On the surface, the position appears completely counter to what a business organization would typically advocate.
Yet the ever-rising costs for prescription medications has led the Grand Rapids Area Chamber of Commerce to support requiring pharmaceutical companies to explain certain increases in drug prices, the costs to research, develop and manufacture a drug, and how much it invests in clinical trials.
That kind of transparency — embedded in a state task force’s report on drug costs — would begin to create greater public understanding on how prescription drugs are priced as health care costs remain a top concern for employers, said Andy Johnston, vice president of government affairs at the Grand Rapids Chamber.
“We’re unique (among) business groups with this position,” he said. “When it comes to health care costs, it’s a significant burden on American businesses and it places us at a disadvantage in the global marketplace. Also, given the amount of taxpayer dollars spent on these, it seems like a reasonable regulation to support.”
That’s why the Grand Rapids Chamber last year backed statewide legislation to require pharmaceutical companies to report an itemized account of what goes into a drug’s price when its wholesale or treatment costs exceed $10,000 in a year. The report to the Michigan Department of Health and Human Services would have required the total costs for making and distributing the drug, R&D costs by the company or a third party or the cost of acquiring the drug, and what the firm spent on its marketing and advertising.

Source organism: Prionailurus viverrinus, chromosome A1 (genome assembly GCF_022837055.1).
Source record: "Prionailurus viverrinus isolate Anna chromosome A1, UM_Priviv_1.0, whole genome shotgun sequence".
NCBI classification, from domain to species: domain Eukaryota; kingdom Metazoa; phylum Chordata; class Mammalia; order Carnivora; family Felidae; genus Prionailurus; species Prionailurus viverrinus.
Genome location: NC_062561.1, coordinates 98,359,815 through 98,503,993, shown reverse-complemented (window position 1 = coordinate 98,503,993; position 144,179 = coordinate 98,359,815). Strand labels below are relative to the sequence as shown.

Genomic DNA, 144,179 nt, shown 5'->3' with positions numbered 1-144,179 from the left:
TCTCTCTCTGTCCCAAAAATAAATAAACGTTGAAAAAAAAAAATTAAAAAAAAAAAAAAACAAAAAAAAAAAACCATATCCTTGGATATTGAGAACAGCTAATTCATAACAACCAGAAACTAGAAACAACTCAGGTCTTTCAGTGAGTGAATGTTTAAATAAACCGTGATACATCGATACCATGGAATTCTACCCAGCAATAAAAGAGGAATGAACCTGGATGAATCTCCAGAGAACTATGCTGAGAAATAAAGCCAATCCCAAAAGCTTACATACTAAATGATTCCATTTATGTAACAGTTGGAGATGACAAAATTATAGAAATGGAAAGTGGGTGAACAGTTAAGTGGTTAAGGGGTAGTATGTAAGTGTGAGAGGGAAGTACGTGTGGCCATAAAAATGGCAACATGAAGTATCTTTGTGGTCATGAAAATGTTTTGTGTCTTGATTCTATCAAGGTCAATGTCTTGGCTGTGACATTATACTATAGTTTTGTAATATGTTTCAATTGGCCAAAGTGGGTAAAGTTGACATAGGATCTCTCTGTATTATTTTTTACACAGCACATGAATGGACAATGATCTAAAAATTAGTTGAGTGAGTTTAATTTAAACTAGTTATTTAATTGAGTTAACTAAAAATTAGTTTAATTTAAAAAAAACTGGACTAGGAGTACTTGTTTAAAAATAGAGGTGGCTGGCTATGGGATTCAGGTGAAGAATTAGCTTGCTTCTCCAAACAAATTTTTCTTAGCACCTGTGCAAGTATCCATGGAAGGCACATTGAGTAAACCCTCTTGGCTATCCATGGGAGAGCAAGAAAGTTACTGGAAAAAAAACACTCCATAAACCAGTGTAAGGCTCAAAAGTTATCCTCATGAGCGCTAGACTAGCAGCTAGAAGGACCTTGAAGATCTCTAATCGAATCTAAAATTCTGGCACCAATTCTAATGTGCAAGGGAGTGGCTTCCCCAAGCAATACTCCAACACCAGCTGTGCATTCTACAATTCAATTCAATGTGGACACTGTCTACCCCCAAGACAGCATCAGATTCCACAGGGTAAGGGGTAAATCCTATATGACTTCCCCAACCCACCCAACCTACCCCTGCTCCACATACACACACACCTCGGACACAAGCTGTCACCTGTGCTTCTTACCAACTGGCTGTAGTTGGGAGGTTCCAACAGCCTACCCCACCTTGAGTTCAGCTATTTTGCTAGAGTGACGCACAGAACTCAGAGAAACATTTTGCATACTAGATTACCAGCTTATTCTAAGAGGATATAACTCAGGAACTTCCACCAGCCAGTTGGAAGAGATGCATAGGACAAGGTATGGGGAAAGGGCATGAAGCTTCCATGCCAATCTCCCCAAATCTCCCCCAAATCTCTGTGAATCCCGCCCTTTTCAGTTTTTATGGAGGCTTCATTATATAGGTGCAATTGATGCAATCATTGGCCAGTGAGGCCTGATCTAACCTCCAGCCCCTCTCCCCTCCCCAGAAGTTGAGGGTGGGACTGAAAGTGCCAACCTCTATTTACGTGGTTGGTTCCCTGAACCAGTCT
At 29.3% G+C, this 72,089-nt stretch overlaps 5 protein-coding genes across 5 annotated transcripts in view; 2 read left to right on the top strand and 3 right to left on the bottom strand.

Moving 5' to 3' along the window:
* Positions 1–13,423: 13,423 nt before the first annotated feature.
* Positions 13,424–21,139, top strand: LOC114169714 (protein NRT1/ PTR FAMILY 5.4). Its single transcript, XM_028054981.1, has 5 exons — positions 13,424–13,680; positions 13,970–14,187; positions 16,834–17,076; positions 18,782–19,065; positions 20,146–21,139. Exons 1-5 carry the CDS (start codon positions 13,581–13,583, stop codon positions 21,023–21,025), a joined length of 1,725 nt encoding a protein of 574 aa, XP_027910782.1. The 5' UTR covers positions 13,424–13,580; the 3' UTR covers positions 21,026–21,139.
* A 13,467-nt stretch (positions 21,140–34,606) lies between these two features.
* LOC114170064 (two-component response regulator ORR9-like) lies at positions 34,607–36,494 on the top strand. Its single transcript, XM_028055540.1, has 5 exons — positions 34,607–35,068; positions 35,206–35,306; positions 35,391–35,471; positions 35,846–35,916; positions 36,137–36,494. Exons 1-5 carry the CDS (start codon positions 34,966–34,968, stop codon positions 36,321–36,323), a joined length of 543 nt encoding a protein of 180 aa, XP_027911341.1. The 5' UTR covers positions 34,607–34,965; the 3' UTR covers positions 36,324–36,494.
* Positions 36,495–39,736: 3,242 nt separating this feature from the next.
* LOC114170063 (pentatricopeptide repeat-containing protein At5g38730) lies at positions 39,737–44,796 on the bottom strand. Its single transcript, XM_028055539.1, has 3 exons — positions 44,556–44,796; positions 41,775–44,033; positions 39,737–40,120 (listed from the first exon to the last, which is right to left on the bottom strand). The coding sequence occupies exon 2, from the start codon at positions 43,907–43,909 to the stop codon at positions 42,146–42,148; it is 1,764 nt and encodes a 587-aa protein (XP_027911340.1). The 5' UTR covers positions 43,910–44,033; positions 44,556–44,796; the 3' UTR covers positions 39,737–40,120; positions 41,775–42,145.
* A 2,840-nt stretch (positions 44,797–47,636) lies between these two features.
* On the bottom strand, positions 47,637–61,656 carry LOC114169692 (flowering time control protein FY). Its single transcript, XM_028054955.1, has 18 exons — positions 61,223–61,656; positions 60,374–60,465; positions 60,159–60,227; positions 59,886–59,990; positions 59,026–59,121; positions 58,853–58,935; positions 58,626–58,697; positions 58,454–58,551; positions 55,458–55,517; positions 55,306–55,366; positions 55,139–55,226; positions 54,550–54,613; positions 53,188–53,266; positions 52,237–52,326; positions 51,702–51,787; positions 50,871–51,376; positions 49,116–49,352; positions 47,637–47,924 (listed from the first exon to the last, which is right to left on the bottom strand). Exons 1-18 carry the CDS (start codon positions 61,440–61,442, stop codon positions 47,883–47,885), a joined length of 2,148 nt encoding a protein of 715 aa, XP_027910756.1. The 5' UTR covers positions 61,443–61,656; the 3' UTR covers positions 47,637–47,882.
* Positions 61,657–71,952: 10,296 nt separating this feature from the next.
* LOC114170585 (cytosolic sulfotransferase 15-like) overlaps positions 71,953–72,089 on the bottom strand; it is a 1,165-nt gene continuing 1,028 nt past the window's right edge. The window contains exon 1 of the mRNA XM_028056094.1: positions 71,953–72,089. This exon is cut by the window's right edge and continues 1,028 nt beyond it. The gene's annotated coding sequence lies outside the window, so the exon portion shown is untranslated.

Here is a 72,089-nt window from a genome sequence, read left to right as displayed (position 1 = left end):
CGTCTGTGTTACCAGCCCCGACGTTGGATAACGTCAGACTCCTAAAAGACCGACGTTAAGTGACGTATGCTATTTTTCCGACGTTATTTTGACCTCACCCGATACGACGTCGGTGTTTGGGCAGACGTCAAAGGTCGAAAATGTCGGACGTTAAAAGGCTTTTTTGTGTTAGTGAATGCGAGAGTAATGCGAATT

Transparency on drug prices and how they are set remains the top legislative priority for the Michigan Association of Health Plans (MAHP), which represents HMOs in the state.
The MAHP has long advocated for greater transparency in drug costs, said Executive Director Dominick Pallone.
“At the end of the day, there’s only one entity that sets the list price, and that’s manufacturers. At the very beginning of the price-setting issue are manufacturers,” Pallone said. “This is the only product that I know of that the longer it’s available, in some cases, the prices go up.”
While supporting greater price transparency, the MAHP would object to greater regulations on PBMs that act as a go-between and negotiate pricing between pharmaceutical companies, health plans and pharmacies.
“PBMs are an important player for our industry right now. They help bring size to the negotiation with pharmacies on one end of the equation, and negotiation with manufacturers and wholesalers on the other end of the negotiation,” Pallone said. “Without PBMs our prices would be higher.”
This article originally appeared in MiBiz, read more here.